E-Reader Technical Limitations: One of the biggest issues in the past with e-readers was their inability to convey b&w illustrations in a way that was satisfying (or sometimes legible in the case of maps). With the advent of the Color Nook and the iPad, with their vibrant color capabilities, those considerations don’t exist any longer. Still, most people don’t possess e-readers which can convey satisfactory b&w illustrations, much less color. That means authors whose books depend on color illustrations are at a distinct disadvantage in the e-book market until color e-readers become more economical for buyers and a greater selection of color e-readers becomes available (which will drive prices down).
E-Book Production Inferiority: Maybe this is just a personal pet peeve but over the last 10-15 years, I’ve noticed degradation in the production quality of some hard copy novels, particularly paperbacks, with more proofreading errors. As an FYI: Books go through copy editing and proofreading during pre-publication and then they go through proofreading again during the mechanical production phase. That trend has mushroomed with e-book production. I get so frustrated at times when I’m reading e-books that I want to take a red pen to my Kindle. What does this have to do with authors? When we’re reading a book, any factual, grammatical or spelling errors we notice in that book generally get attributed to the author – not the publisher or the e-reader company. That’s probably not a huge detriment but it’s still a detriment.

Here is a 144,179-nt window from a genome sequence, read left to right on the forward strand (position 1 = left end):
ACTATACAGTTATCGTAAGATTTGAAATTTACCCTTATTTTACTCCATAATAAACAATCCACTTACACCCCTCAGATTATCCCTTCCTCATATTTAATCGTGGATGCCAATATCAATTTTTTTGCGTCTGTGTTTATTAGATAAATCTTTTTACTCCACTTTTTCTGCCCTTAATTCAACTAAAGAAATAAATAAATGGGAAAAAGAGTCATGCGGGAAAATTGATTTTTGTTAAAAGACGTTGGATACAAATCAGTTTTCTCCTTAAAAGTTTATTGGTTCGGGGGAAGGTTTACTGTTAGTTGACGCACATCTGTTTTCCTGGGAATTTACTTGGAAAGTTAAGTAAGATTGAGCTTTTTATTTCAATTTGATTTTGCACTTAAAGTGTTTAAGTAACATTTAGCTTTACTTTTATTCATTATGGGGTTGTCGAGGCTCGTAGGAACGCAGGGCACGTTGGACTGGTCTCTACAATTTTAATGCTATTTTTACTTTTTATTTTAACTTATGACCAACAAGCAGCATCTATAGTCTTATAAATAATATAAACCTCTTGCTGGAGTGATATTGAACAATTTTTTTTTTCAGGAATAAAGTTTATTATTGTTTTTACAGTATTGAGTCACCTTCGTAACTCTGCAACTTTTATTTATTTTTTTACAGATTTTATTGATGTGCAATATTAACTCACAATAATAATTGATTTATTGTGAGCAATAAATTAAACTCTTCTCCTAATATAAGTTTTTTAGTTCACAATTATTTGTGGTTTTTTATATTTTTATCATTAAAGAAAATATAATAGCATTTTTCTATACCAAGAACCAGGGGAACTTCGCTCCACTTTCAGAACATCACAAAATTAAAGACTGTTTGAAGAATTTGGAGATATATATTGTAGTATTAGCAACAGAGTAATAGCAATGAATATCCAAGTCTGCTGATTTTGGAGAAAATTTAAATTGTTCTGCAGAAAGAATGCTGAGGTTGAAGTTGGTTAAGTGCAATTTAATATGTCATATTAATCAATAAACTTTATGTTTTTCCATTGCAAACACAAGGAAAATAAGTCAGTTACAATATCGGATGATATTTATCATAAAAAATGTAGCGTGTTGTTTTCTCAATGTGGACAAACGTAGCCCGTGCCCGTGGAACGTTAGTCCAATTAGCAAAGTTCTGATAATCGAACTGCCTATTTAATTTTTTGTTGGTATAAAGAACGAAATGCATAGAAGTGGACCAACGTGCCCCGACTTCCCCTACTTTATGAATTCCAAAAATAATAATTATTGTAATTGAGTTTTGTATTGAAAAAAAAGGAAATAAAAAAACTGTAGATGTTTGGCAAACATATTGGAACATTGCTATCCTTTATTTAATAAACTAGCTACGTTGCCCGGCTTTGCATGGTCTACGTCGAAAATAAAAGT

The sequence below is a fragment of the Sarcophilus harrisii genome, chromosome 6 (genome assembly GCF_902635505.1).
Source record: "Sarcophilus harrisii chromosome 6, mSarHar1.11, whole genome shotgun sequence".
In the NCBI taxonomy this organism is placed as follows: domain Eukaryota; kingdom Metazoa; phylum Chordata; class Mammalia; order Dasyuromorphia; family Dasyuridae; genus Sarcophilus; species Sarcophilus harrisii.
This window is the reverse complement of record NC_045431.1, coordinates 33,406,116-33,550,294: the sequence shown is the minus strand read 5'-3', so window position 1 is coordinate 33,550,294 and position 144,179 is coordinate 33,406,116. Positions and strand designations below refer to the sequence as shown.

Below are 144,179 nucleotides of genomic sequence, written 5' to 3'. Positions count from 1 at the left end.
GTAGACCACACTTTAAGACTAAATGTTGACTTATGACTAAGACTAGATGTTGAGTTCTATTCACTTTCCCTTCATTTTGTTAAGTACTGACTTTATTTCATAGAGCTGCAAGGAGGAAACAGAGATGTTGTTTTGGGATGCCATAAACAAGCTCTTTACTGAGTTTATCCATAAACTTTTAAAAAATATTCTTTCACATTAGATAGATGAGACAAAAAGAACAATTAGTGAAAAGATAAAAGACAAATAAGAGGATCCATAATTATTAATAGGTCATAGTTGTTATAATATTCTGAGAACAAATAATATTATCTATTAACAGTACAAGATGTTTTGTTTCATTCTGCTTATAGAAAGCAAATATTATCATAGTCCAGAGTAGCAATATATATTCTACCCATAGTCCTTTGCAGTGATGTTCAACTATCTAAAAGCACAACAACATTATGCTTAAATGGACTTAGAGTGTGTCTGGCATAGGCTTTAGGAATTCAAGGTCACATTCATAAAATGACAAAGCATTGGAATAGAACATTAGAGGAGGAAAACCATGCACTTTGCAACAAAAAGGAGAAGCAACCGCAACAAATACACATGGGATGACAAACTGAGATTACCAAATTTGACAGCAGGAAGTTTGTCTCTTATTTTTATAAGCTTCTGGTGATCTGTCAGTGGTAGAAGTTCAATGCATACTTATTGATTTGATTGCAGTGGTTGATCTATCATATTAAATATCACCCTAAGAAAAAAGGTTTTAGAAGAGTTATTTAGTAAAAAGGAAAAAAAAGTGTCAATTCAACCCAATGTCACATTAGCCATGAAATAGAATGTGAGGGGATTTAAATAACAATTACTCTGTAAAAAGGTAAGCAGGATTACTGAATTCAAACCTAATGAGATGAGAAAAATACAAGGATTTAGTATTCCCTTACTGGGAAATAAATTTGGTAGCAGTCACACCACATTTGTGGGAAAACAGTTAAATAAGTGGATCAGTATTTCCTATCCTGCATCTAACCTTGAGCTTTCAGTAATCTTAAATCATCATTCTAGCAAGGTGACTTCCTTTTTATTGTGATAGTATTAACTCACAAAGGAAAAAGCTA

Royalty Contracts: I believe that author royalties could be adversely affected by e-books because authors get a royalty percentage. Whether that is true would depend on the contract royalty distribution language; however, if the author’s royalty percentage is the same for all forms of publication then the author could be at a liability if more e-books are sold at a lower price vs. more hard-copy books at a higher price. The offset to that liability would be if enough e-books are sold to make up for the difference in price or exceed the difference.
As with every other book industry aspect we’ve discussed in our series, the picture for authors is a mixed bag. From discussions I’ve read and heard among authors, I believe the overall picture is a good one for fiction authors. It will be interesting to see how the trend for authors develops over the coming months and years as the e-reader and e-book industry evolves.
As a side note, this is the last article in this Monday series. I decided to shelve the Environmental Impact article because I couldn’t find enough viable research information to make any kind of worthwhile article.
I hope you’ve enjoyed this series. I welcome comments on this article or any of the past articles, or the series as a whole. I also welcome any suggestions for future issues you’d like to see addressed here.
Past Articles in the Series (Click on the titles to read them):
Intro and E-Reader Comparison
Monday, July 11
E-Books vs. Hard-Copy Books
Monday, July 18
Effect on Brick-and-Mortar Booksellers
Monday, July 25
Effect on Libraries
Monday, August 1
Effect on Publishers
Monday, August 8